Edgar Yipsel “Yip” Harburg was born on the Lower East Side of New York City April 8, 1896. The son of garment shop workers, Harburg grew up very poor, helping to forge a fierce social conscience that would often be reflected, one way or another, in his lyrics, which were also playful and full of longing. He was classmates at City College with Ira Gershwin, and the two wrote light verse together for their college paper, but Harburg spent the 1920s running an electrical business and making lots of money. It wasn’t what he wanted to be doing, though, and the crash of ’29, he’d later remark, was in some ways a godsend for him. “I was left with only a pencil,” he said, and he turned to writing songs, making some connections through his college pal Gershwin. Two of his earliest hits, “It’s Only a Paper Moon” and “Fun To Be Fooled,” co-written with frequent collaborator Harold Arlen for Broadway shows, are rooted in the notion of making do with illusion and enjoying life even in the face of adversity and uncertainty.
Hollywood and Paris
Harburg also did some significant writing for Hollywood musicals in the 1930s, and one of his collaborators was, again, Harold Arlen. We’ll hear a humorous excursion they wrote for Groucho Marx to sing in the 1939 Marx Brothers movie At The Circus–a song called “Lydia the Tattooed Lady.” But Harburg and Arlen are best known for their work together on the epic Midwestern fantasy The Wizard of Oz. Songs such as “Over the Rainbow,” “We’re Off to See the Wizard,” and “If I Only Had a Brain” have been indelibly etched into the history of American popular culture, but not all of the songs Harburg and Arlen wrote ended up getting used. One such outtake, featured on the program, is Judy Garland singing “The Jitterbug”.
Harburg also wrote some beautiful lyrics for love songs, including “April in Paris.” Harburg had never been to Paris when he sat down to write the words for Vernon Duke’s tune in 1932, and he used travel brochures for inspiration. Harburg emphasized, though, that there was much more than geography going on in the song. “It’s not about simply being in love in Paris but about wanting to be in love anywhere,” he said years later. “This is a person who has never been in love, never wanted to be in love. He goes to Paris and, for the first time, experiences wanting to be in love with somebody. Paris has opened him up for the first time.”
The Social Significance of Harburg
Harburg is renowned for his so-called “social significance” songs, which directly or indirectly addressed social and political themes. The most famous of such Harburg songs is “Brother Can You Spare a Dime?”, and it’s also the song that helped launch Harburg as a writer after his electrical supply company fell victim to the Depression; Harburg would later joke, “I decided to give up this dreamy stuff called business and do something realistic like writing lyrics.” Harburg wrote “Brother, Can You Spare a Dime?” with mutual Ira Gershwin acquaintace Jay Gorney for a Broadway show called Americana, a satirical 1931 revue that closed after only two performances, but Bing Crosby’s recording of the song became a huge hit that resonated deeply with Depression-era audiences. “It was a terrible period,” Harburg said. “You couldn’t walk along the street without crying, without seeing people standing in breadlines, so miserable. Brokers and people who’d been wealthy, begging. ‘Can you spare a dime?’ That was for a cup of coffee. A dime could keep you alive for a few days. When Jay played me the tune he had, I thought of that phrase…it kept running through my head as I walked the streets. And by putting the word ‘brother’ to the line, I got started on it.”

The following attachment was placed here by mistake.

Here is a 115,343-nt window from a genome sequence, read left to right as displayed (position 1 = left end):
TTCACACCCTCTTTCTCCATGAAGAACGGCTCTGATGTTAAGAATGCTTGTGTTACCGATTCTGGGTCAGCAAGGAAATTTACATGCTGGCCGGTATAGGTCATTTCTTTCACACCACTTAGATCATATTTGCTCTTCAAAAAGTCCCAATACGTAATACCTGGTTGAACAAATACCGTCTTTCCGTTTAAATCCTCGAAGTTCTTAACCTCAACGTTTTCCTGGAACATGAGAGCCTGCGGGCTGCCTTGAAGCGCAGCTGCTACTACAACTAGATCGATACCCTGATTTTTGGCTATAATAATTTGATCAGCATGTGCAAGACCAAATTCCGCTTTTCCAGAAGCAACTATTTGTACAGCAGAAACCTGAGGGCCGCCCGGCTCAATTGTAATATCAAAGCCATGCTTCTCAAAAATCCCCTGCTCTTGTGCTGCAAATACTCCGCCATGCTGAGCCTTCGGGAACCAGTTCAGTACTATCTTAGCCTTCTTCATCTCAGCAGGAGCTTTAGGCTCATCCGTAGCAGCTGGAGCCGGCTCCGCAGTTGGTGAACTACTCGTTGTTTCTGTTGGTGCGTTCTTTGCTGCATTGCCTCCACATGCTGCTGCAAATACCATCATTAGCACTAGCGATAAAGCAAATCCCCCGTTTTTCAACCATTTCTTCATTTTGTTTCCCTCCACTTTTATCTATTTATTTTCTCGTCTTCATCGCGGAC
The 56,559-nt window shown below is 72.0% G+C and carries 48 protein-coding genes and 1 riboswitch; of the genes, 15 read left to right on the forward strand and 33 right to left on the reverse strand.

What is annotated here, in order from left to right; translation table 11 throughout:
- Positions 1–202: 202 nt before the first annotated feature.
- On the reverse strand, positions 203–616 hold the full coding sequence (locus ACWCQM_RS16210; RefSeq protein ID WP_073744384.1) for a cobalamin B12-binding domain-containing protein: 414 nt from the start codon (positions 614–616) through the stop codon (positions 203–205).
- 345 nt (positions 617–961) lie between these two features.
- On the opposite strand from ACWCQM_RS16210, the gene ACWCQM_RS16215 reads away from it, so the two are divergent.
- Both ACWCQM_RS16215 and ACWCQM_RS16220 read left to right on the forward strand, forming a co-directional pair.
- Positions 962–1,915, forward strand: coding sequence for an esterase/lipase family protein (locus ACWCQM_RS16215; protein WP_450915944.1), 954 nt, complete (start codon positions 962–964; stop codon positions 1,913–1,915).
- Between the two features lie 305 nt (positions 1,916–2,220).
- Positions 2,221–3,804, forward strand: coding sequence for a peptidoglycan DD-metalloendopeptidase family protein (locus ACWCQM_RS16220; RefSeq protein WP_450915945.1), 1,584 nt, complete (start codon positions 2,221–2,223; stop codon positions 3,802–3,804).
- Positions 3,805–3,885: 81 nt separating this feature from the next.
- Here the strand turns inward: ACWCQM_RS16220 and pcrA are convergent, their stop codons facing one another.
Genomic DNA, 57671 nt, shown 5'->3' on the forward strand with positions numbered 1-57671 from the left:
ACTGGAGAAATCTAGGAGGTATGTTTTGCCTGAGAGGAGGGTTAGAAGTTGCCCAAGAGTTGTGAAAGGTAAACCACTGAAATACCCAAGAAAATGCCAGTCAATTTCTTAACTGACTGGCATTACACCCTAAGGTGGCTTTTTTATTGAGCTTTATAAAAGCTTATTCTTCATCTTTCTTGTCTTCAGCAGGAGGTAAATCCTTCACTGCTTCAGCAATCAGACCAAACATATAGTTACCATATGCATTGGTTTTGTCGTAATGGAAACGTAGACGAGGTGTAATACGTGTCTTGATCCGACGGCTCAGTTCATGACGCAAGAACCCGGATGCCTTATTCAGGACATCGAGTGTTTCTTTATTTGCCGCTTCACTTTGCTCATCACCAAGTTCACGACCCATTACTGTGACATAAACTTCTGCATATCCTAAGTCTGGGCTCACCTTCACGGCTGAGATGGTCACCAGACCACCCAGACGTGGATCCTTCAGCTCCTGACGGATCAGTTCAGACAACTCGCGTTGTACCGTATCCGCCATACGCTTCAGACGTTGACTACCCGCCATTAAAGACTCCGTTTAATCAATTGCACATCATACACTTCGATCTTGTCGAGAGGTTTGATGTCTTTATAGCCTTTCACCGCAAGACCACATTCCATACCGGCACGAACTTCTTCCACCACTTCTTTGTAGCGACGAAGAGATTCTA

Though Harburg’s social and political beliefs would not always be on display as overtly as they were in “Brother, Can You Spare a Dime?” they did tend to inform his work in one way or another, including a late 1940s musical that he and Burton Lane wrote the songs for called Finian’s Rainbow, which revolved around leprechauns, a bigoted U.S. senator, and, of course, a pot of gold. The musical has enjoyed a revival in recent years—and the original production produced several standards that we’ll hear in the show, including “Old Devil Moon” and “How Are things in Glocca Morra?”
The Rainbow That Almost Wasn’t
Our Yip Harburg tribute closes with what’s probably his most famous lyric, written for a certain 1939 movie starring a certain young Judy Garland. As Philip Furia notes in his book America’s Songs, Frank Baum’s Oz books contain no rainbow imagery, but Yip Harburg thought that the plain landscapes of Kansas would make a girl think of rainbows as a way of putting color into her life. Because of Harburg’s lyric, Wizard of Oz director Victor Fleming was inspired to shoot the Kansas scenes in brown and sepia and then switch to Technicolor for Oz.
“Over the Rainbow” was actually cut from The Wizard of Oz several times after previews, but Harburg and co-writer Harold Arlen, supported by a young up-and-coming songwriter named Arthur Freed, persuaded Louis B. Mayer to put it back in, and Yip Harburg’s dream of a Kansas girl–which might also be the longing of a poor boy growing up on the Lower East Side of New York at the turn of the century–became immortal. We’ll hear Harburg himself in New York City 30 years later, singing “Over the Rainbow”.